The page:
However, after last week’s shocking revelation that Naomi has cancer, this episode is just as much Naomi’s as it is Effy’s. Whilst we go from rooting for Effy to waiting for her downfall, we find ourselves rooting for Naomi instead. This is particularly due to the return of a bubbly Emily as Naomi’s girlfriend. Naomi and Emily as a couple are even more believable now than they ever were in the series, and there is a genuine warmth that lights up in Naomi in the few scenes that they both feature in together.
The relationship between the two girls is the only one of any kind in the episode that it pure and real. In Effy’s side of the story, there is a vicious circle of one-sided relationships that eventually collapses in on itself. Craig Roberts’ adorable Dominic begins to recognise Effy’s manipulation of him, but finds it impossible to say no to her, and it’s lucky that Kaya’s Effy is believably beautiful and seductive that this problem is feasible. However, Effy also finds herself unwittingly manipulated by Jake, unwisely revealing her human and vulnerable side to him.
From this point on, everything Effy has control over starts to come crashing down around her. Her ex-colleague and rival Victoria (in an excellent twist) exposes Effy’s insider trading, boss and boyfriend Jake relieves himself of both duties to save his own back, and around the time Naomi discovers the worst possible news about her cancer. At this point you figure out you have the rest of the story sussed.
This episode highlights, that for all Effy’s social perceptiveness and intelligence, her lack of social warmth and her discomfort at dealing with emotions is her Achilles heel. An emotional and poignant rooftop scene with a defeated Naomi shows the fear in Effy’s eyes at losing control of her life, when the sharp, calculating side of her finally cannot solve her problems, and certainly nothing she can do can prevent her from losing her friend. When put under this kind of pressure in Series 4, teenage Effy had a full on mental breakdown.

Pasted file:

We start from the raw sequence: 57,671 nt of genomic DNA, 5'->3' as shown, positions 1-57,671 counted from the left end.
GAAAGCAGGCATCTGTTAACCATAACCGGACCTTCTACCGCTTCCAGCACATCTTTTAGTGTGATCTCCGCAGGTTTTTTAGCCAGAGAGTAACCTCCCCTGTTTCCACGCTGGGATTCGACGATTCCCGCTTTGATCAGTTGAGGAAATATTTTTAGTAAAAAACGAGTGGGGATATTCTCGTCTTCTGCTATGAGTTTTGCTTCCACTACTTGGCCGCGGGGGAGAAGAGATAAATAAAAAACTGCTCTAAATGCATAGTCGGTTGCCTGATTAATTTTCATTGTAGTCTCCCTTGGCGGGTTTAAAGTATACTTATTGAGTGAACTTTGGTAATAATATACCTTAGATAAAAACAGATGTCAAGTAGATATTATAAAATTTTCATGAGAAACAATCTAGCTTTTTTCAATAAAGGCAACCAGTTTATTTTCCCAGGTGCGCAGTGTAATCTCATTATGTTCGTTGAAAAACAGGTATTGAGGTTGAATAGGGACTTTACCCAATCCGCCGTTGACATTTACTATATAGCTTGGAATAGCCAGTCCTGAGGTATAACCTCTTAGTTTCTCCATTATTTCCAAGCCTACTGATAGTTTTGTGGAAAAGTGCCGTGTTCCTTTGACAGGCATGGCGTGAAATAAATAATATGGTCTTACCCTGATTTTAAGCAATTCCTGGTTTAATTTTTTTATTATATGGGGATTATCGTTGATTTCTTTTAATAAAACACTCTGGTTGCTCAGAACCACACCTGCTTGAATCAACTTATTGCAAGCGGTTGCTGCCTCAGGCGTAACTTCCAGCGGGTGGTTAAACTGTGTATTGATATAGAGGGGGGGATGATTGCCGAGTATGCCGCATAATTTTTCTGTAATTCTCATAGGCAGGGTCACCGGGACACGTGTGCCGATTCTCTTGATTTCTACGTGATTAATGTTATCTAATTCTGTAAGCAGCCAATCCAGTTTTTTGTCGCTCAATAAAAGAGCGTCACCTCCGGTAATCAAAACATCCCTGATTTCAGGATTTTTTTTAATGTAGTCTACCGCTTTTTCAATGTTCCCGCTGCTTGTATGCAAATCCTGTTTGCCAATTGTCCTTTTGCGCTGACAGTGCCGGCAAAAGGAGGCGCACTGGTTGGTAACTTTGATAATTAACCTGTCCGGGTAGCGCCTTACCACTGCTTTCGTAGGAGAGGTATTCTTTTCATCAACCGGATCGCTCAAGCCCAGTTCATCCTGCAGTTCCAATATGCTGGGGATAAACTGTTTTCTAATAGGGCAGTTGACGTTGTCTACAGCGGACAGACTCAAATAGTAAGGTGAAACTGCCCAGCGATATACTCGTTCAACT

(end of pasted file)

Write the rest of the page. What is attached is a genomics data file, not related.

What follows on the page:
At her lowest point, when she fears losing her one ally Dominic altogether, she uses the one thing she feels she has to her advantage at all times – sex. Yet, it’s clear that young adult Effy has one thing that teenage Effy never had – a conscience. When she pulls herself together and takes responsibility for seducing Dom, apologizing nonetheless, it’s a sign that she herself realises she’s changed too.
Because Skins 7 is set in the real world, the world of consequences and rent and bills. Therefore, the two things Effy has never made a priority to be, are the two things she needs to be in order to put everything right: selfless and honest. A later scene where Effy comforts a distraught Emily is brief but poignant and immensely emotional, and the most selfless act of kindness the character has ever performed. Effy’s tears afterwards are a sign that the character has finally broken free of everything that held her back, and it’s tears we share as an audience.
Yet a final scene in a taxi sees, for just a moment, the “fire” return to Effy’s eyes, which, in true Skins style, leaves us on a cliffhanger wondering whether this “fire” is one that represents a new start and a new Effy, or whether she’s just had her next great idea. We’ll never know, but what we do know is that Fire has allowed the character of Effy to burn out brightly rather than to just fade away. Let’s hope Cassie and Cook get stories as rewarding, well written and true to their character as this has been.
Aired at 10pm on Monday 8 July on E4.
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